The well site system includes a floating structure or rig S maintained above a wellhead W. A riser R is fixedly connected to the wellhead W. A conventional slip or telescopic joint SJ, comprising an outer barrel OB affixed to the riser R and an inner barrel IB affixed to the rig S and having a pressure seal therebetween, is used to compensate for the relative vertical movement or heave between the rig S and the riser R. A ball joint BJ may be connected between the top inner barrel IB of the slip joint SJ and the rig S to compensate for other relative movement (horizontal and rotational) or pitch and roll of the rig S and the riser R.

Usually, the pressure induced in the wellbore WB below the sea floor is only that generated by the density of the drilling mud held in the riser R (hydrostatic pressure). The overflow of drilling mud held in the riser R may be controlled using a rigid flow line RF provided about the level of the rig floor F and below a bell-nipple. The rigid flow line RF may communicate with a drilling mud receiving device such as a shale shaker SS and/or a mud pit MP. If the drilling mud is open to atmospheric pressure at the rig floor F, the shale shaker SS and/or the mud pit MP may be located below the level of the rig floor F.

During some operations (such as when performing open hole formation testing), gas can unintentionally enter the riser R from the wellbore WB. One or more of a diverter D, a gas handler and annular blow-out preventer GH, and a blow-out preventer stack BOPS may be provided. The diverter D, the gas handler and annular blow-out preventer GH, and/or the blow-out preventer stack BOPS may be used to limit gas accumulations in the marine riser R and/or to prevent low pressure formation gas from venting to the rig floor F. The diverter D, the gas handler and annular blow-out preventer GH, and/or the blow-out preventer stack BOPS, may not be activated when a pipe string such as pipe string PS is manipulated (rotated, lowered and/or raised) in the riser R, and may only be activated when indications of gas in the riser R are observed and/or suspected.

The diverter D may be connected between the top inner barrel IB of the slip joint SJ and the rig S. When activated, the diverter D may be configured to seal around the pipe string PS using packers and to convey drilling mud and gas away from the rig floor F. For example, the diverter D may be connected to a flexible diverter line DL extending from the housing of the diverter D to communicate drilling mud from the riser R to a choke manifold CM. The drilling mud may then flow from the choke manifold CM to a mud-gas buster or separator MB and optionally to a flare line (not shown). The drilling mud may then be discharged to the shale shaker SS, mud pit MP, and/or other drilling mud receiving device(s).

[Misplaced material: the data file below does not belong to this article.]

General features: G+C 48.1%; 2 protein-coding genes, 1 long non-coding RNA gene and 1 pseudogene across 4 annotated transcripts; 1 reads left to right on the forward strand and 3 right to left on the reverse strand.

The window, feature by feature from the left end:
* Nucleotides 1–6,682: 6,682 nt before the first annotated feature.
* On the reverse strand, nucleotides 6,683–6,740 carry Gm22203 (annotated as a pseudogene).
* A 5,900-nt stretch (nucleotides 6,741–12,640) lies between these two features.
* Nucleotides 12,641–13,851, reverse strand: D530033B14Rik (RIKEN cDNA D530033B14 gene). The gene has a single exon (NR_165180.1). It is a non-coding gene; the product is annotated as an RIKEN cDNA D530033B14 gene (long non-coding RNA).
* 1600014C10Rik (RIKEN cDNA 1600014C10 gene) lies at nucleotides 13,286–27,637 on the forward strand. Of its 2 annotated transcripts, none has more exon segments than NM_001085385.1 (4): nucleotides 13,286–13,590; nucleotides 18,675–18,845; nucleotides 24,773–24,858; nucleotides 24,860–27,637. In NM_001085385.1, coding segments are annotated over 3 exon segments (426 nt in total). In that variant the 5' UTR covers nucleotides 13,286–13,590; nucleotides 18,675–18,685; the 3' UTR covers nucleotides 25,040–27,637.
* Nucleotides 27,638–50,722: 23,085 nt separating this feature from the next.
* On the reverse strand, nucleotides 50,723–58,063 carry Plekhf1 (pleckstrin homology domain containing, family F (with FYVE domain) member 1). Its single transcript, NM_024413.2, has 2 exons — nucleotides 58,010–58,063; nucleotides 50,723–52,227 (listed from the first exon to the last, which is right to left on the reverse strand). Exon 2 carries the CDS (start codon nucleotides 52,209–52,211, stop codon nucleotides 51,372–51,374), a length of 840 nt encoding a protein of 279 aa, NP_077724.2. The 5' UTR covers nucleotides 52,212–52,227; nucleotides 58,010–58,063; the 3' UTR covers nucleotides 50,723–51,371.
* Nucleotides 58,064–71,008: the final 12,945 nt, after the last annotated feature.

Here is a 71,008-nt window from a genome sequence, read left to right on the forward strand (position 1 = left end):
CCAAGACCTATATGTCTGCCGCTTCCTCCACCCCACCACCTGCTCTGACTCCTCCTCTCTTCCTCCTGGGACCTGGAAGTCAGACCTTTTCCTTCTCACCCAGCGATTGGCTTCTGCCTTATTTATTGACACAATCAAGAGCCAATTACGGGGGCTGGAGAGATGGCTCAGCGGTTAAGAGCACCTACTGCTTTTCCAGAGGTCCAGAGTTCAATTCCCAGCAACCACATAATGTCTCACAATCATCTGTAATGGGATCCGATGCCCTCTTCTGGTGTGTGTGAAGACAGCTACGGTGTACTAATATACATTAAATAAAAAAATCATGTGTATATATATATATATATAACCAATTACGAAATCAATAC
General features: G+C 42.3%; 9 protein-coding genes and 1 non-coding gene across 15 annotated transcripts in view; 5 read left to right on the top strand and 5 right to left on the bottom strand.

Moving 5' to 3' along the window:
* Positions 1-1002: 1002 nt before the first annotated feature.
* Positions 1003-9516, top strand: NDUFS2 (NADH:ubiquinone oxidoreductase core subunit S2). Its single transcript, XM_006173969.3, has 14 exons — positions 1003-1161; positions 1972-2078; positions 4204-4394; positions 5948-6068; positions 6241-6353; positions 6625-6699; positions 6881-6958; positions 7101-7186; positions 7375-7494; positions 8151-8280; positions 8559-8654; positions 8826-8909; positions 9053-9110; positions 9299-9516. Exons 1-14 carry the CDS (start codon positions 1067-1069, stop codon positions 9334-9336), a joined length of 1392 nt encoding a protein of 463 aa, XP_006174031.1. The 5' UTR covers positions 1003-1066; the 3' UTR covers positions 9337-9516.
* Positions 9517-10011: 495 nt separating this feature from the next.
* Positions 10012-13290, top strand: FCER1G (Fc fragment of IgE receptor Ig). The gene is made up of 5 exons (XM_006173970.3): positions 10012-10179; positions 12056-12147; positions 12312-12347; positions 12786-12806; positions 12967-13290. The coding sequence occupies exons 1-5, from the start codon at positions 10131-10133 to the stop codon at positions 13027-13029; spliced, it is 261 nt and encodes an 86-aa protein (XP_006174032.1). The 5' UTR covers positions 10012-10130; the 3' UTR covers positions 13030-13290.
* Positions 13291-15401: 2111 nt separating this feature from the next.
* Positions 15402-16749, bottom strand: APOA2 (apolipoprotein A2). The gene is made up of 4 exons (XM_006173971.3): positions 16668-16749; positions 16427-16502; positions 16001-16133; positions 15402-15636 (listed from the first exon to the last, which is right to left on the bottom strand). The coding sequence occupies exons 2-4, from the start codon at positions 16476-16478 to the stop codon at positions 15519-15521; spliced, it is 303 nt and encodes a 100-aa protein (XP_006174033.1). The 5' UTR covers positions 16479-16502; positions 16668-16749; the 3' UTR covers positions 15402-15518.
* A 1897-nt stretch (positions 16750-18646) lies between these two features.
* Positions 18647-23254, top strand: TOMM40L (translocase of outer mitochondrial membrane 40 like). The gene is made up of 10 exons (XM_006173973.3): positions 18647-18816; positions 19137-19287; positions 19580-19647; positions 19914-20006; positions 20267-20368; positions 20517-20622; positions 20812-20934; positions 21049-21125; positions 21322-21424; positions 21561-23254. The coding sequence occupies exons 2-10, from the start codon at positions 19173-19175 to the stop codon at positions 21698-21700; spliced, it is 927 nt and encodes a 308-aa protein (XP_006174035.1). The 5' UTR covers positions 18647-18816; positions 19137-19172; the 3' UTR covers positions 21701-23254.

The gas handler and annular blow-out preventer GH may be installed in the riser R below the riser slip joint SJ. The gas handler and annular blow-out preventer GH may be configured to provide a flow path for mud and gas away from the rig floor F, and/or to hold limited pressure on the riser R upon activation. For example, a hydraulic bladder may be used to provide a seal around the pipe string PS. An auxiliary choke line ACL may be used to circulate drilling mud and/or gas from the riser R via the gas handler annular blow-out preventer GH to the choke manifold CM on the rig S.

The blow-out preventer stack BOPS may be provided between a casing string CS or the wellhead W and the riser R. The blow-out preventer stack BOPS may be provided with one or more ram blow-out preventers. In addition, one or more annular blow-out preventers may be positioned in the blow-out preventer stack BOPS above the ram blow-out preventers. When activated, the blow-out preventer stack BOPS may provide a flow path for mud and/or gas away from the rig floor F, and/or to hold pressure on the wellbore WB. For example, the blow-out preventer stack BOPS may be in fluid communication with a choke line CL and a kill line KL connected between the desired ram blow-out preventers and/or annular blow-out preventers, as is known by those skilled in the art. The choke line CL may be configured to communicate with choke manifold CM. In addition to the choke line CL, the kill line KL and/or a booster line BL may be used to provide a flow path for mud and/or gas away from the rig floor F.